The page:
• Secular stress increase due to long-term strain accumulation
  • Permanent stress increase or decrease due to stress interaction from an earthquake on a nearby fault
  • Transient stress increase or decrease due to stress interaction from an earthquake on a nearby fault (decays with time)
time dependence from secular stress lognormal probability model
Time-Dependence from Secular StressLognormal Probability Model

PARAMETERS

Te = Elapsed TimeT = Exposure Period

A

B

Conditional Probability = A/(A + B)

Last Earthquake

Note: We use recurrence intervals of 225 years east of NNAF/SNAF split and 280 years west of split; exposure period of 1 year; elapsed time from last historic event

time dependence from fault interaction progressive effect of 1939 1992 earthquake sequence
Time-Dependence from Fault InteractionProgressive Effect of1939-1992 Earthquake Sequence

Source: Stein et al. (1997)

time dependence from fault interaction effect of 1999 izmit earthquake
Time-Dependence from Fault InteractionEffect of 1999 Izmit Earthquake

Source: Parsons et al. (2000)

time dependence from all effects faults within 50 km of istanbul
Time-Dependence from All EffectsFaults within 50 km of Istanbul

Source: Parsons et al. (2000); Our results give 50% smaller probability

time dependence from all effects istanbul
Time-Dependence from All EffectsIstanbul

Earthquake Probabilities of M  7 for Faults

within 50 km of Istanbul Beginning in May 2000

(Interaction includes Secular and Interaction Stress Effects)

Note: 30-year time-averaged (Poisson) probability is 20  10%

Source: Parsons et al. (2000); Our results give 50% smaller 1-year combined probabilities

eqecat ground motion model
EQECAT Ground Motion Model
  • Four attenuation relationships for shallow crustal earthquakes:
    • Abrahamson and Silva (1997)
    • Boore et al. (1997)
    • Campbell (1997)
    • Sadigh et al. (1997)
  • One attenuation relationship for subduction earthquakes:
    • Youngs et al. (1997)
  • 1999 Izmit earthquake validation
pga estimate for 1999 izmit event
PGA Estimate for 1999 Izmit Event

Note: PGA in g; Values are consistent with limited strong-motion recordings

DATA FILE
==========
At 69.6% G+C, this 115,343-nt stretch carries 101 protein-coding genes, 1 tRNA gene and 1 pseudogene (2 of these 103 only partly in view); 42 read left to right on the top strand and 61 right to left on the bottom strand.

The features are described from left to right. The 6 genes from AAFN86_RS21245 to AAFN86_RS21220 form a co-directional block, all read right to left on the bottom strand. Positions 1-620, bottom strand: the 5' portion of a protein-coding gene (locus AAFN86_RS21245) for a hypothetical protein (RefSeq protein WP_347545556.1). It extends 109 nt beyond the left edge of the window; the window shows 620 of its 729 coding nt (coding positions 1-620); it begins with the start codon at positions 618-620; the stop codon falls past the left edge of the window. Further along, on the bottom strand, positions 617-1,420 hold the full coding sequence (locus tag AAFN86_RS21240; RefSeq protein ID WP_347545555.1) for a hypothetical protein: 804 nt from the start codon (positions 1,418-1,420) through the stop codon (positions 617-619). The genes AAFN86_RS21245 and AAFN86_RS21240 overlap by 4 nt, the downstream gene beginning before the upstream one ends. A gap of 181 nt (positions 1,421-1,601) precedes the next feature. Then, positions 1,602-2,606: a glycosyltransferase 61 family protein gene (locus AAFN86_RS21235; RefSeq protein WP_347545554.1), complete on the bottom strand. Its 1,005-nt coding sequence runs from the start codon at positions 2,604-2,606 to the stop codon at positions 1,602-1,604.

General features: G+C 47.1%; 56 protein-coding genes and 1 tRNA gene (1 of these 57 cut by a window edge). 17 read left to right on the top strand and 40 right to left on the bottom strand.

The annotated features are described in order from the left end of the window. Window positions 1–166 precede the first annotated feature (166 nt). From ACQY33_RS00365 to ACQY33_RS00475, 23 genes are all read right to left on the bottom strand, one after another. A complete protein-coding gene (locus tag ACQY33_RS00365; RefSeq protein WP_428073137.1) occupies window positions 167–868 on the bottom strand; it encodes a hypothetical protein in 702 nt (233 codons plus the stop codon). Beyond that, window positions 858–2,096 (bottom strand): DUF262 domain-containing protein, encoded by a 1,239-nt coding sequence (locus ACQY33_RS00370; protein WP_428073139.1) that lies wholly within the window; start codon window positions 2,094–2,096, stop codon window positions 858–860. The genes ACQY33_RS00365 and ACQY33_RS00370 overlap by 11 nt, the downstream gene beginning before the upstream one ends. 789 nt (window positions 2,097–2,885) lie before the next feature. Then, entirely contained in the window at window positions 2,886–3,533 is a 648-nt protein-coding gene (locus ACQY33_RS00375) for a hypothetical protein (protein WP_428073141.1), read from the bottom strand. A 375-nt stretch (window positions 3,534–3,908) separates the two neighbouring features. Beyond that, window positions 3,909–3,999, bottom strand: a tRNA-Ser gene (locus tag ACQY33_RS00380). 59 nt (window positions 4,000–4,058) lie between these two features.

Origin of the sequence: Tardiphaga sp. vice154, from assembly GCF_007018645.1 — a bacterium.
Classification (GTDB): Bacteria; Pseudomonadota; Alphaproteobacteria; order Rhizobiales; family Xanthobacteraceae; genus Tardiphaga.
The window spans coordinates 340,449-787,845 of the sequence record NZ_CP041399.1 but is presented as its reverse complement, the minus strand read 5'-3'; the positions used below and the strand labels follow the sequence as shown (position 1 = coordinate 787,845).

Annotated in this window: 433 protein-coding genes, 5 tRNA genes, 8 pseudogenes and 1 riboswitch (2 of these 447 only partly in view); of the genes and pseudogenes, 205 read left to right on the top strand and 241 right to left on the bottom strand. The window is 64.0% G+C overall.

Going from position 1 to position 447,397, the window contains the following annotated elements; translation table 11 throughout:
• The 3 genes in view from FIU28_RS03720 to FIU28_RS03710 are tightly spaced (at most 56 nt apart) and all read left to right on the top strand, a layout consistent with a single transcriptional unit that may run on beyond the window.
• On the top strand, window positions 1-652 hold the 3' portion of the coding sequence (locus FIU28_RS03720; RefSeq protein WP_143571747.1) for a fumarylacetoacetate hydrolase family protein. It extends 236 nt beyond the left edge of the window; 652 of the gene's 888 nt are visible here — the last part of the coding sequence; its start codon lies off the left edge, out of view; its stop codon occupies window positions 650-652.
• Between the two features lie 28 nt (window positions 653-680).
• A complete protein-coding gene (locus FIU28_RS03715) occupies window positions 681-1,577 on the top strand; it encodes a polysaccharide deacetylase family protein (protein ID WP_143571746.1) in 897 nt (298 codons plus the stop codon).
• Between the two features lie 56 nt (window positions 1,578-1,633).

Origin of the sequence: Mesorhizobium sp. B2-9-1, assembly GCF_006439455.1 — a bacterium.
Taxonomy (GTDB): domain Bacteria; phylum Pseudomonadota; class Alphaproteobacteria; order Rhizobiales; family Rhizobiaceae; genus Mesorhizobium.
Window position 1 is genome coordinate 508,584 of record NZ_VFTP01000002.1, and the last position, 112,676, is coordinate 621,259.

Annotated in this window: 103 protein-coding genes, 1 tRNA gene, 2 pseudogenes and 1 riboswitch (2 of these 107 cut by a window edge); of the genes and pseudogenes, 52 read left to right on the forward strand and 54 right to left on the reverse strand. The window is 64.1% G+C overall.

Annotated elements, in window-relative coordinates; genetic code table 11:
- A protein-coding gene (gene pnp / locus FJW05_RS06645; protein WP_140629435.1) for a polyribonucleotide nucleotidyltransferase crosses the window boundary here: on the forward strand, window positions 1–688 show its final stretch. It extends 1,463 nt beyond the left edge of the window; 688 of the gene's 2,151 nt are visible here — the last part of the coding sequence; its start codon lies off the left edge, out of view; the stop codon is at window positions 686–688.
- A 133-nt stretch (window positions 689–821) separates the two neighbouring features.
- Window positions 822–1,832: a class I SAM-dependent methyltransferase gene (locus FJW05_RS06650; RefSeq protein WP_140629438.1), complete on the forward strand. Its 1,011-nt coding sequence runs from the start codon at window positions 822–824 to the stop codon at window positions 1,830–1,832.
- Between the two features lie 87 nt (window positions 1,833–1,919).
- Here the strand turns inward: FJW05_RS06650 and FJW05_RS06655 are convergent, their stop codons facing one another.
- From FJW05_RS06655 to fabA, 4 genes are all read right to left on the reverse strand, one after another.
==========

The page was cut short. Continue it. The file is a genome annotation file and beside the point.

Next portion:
eqecat soil model
EQECAT Soil Model
  • NEHRP soil classifications (A-E) were derived from a 1:500,000-scale geologic map of Turkey
  • Correlation with geology was based on extensive studies relating shear-wave velocity and geologic units in California
  • PGA amplification factors were based on empirical and theoretical studies relating shear-wave velocity and amplification
eqecat hazard results
EQECAT Hazard Results
  • Seismic hazard curves:
    • Istanbul (Bakirkoy)
    • Izmit
    • Ankara
  • Seismic hazard maps:
    • All of Turkey
    • Marmara Sea Region
seismic hazard curves
Seismic Hazard Curves
  • Lowest hazard in Ankara, located in more stable central region of Turkey
  • Hazard in Izmit is approximately the same as that in Istanbul (Bakirkoy) because:
    • Time-dependent probability effects have increased hazard in Istanbul
    • Time-dependent probability effects have decreased hazard in Izmit

Soft Rock

seismic hazard map for turkey

PGA (g)

0.05 - 0.10

0.10 - 0.15

0.15 - 0.20

0.20 - 0.25

0.25 - 0.30

0.30 - 0.35

0.35 - 0.40

0.40 - 0.45

0.45 - 0.50

0.50 - 0.55

0.55 - 0.60

0.60 - 0.65

0.65 - 0.70

0.70 - 0.75

0.75 - 0.80

0.80 - 0.85

0.85 - 0.90

Seismic Hazard Map for Turkey

PGA with 10% Probability of Exceedance in 50 Years

(475-year Return Period)

Soft Rock

seismic hazard map for marmara sea

PGA (g)

0.05 - 0.10

0.10 - 0.15

0.15 - 0.20

0.20 - 0.25

0.25 - 0.30

0.30 - 0.35

0.35 - 0.40

0.40 - 0.45

0.45 - 0.50

0.50 - 0.55

0.55 - 0.60

0.60 - 0.65

0.65 - 0.70

0.70 - 0.75

0.75 - 0.80

0.80 - 0.85

0.85 - 0.90

Seismic Hazard Map for Marmara Sea

PGA with 10% Probability of Exceedance in 50 Years

(475-year Return Period)

Soft Rock

building vulnerability
Building Vulnerability
  • Good building codes- poor construction practices
  • Non ductile concrete frames, soft story
  • Limited/No claims data for residential multi-family
  • EQECAT approach- use aggregate residential damage data from Izmit, select damage curve consistent with Izmit data.
summary
Summary
  • Turkish Model incorporates current research on time-dependent studies of North Anatolian Fault
    • Raises hazard in Istanbul
    • Lowers hazard east of Izmit epicenter
  • Recognizes uncertainty in NAF location in the Marmara Sea
  • Incorporates poor building practices into vulnerability assumptions
  • Fully probabilistic damage and loss model consistent with other EQECAT earthquake models for the US, Japan, Taiwan, etc.
tcip risk analysis results
TCIP RISK ANALYSIS RESULTS

Portfolio exposures estimated as of 31-10-2002

Estimated Annual Damage = .138% (1.38 per mill)